May elections

You must register to vote in the upcoming May elections before Wednesday 17 April. If you cannot attend the elections, you can apply for a postal vote before 5pm on Wednesday 17 April. Find all the key dates on our election news page.

 

Who has to pay business rates?

You will have to pay business rates if you use a building for some other reason than a home, for example as a shop or office.

The ratepayer is the person entitled to possession of the property.

If you pay your business rates directly to the owner (or leaseholder) and the owner does not pass on your payments to the council, you are still liable for the rates. Any private agreement between you and the owner or leaseholder is not binding in rating law. This means you might need to go to the county court to reclaim the business rates from the owner.

If you work from home, we may charge business rates for the part of the property you use for work, and you will have to pay Council Tax for the rest of the property (although your property’s valuation band may change). It will depend on your circumstances, so you should contact the Valuation Office Agency (VOA)for advice.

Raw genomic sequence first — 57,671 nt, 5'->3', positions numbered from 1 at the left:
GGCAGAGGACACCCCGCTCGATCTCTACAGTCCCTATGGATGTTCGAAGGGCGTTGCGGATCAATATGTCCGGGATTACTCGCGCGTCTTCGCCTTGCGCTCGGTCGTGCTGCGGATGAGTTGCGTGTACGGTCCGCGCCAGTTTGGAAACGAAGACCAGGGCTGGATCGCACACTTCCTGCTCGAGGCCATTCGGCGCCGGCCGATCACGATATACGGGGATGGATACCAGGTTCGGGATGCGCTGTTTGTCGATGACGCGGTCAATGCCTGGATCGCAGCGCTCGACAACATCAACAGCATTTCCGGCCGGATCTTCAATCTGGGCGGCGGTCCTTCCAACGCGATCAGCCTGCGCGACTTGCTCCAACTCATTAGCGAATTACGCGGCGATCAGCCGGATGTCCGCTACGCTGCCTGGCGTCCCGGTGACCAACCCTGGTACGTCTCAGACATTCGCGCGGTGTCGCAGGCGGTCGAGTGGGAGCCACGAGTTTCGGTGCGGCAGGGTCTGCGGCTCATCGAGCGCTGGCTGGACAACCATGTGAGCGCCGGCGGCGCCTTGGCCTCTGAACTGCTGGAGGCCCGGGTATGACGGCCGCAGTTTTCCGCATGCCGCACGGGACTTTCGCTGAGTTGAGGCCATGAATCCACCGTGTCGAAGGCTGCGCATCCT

We work out your business rates each year by taking a property’s rateable value and multiplying it by the appropriate ‘multiplier’ set by the government each year.

Rateable value

Every non-domestic property has a rateable value unless it is exempt. Your property’s rateable value is determined by the VOA.

The VOA revaluates properties from time to time - their most recent revaluation took effect from 1 April 2023.

You can look at GOV.UK to find out how the VOA calculates rateable values for business rates.

If you disagree with your rateable value, you can check and challenge it on GOV.UK.

Multiplier

The rateable value is multiplied by the appropriate multiplier to work out the rates payable before any relief is applied.  The multipliers are set each financial year by the government.  

You can check the current and previous multipliers on GOV.UK.